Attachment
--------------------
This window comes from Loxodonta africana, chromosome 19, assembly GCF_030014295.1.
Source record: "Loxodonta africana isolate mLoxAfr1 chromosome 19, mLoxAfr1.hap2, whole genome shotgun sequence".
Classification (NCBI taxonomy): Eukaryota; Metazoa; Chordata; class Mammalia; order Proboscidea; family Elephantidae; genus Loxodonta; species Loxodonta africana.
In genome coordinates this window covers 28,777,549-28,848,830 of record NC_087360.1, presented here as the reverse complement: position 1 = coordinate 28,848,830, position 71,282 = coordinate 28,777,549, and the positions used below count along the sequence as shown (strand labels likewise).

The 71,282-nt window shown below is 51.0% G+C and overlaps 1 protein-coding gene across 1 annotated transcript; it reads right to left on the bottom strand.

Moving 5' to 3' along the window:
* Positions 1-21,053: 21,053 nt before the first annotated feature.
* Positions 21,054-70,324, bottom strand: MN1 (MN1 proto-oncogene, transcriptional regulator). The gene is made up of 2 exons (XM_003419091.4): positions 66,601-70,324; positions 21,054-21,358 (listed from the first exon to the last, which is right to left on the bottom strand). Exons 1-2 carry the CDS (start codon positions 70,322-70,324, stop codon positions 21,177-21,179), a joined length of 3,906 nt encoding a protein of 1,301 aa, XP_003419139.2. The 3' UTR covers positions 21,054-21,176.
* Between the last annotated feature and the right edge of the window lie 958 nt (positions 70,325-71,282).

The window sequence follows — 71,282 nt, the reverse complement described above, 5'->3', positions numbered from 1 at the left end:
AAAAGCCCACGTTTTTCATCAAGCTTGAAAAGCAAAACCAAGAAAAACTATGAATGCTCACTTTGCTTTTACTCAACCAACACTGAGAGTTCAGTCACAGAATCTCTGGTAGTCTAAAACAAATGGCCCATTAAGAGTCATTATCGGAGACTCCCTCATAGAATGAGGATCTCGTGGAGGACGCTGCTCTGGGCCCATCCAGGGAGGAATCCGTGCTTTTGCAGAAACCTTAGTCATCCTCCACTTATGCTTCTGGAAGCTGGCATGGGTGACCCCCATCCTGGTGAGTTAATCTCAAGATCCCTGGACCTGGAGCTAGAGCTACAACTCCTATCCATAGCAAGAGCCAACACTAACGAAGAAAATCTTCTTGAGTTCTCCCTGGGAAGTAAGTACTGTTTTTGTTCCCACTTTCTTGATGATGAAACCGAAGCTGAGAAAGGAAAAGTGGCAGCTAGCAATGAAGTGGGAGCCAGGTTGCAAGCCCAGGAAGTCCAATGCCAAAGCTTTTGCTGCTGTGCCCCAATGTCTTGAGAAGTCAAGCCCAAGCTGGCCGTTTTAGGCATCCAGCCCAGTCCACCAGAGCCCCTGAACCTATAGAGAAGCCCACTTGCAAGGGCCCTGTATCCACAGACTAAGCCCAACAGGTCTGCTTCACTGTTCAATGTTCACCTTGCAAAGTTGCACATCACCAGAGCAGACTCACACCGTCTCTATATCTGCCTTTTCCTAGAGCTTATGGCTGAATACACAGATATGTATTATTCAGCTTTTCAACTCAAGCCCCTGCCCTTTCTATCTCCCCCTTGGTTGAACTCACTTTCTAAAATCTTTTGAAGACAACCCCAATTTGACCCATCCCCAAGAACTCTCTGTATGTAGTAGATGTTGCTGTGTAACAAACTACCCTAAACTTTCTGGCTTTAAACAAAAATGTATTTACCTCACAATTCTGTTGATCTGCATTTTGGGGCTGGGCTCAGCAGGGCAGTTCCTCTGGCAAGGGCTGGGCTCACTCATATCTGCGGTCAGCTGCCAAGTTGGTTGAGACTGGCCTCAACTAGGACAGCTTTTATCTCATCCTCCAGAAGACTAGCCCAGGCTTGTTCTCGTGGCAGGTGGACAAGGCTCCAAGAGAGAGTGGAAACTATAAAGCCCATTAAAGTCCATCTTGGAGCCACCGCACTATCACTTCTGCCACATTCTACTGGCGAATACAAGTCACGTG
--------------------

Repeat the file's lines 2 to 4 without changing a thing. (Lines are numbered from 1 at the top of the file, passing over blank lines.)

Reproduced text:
Source record: "Loxodonta africana isolate mLoxAfr1 chromosome 19, mLoxAfr1.hap2, whole genome shotgun sequence".
Classification (NCBI taxonomy): Eukaryota; Metazoa; Chordata; class Mammalia; order Proboscidea; family Elephantidae; genus Loxodonta; species Loxodonta africana.
In genome coordinates this window covers 28,777,549-28,848,830 of record NC_087360.1, presented here as the reverse complement: position 1 = coordinate 28,848,830, position 71,282 = coordinate 28,777,549, and the positions used below count along the sequence as shown (strand labels likewise).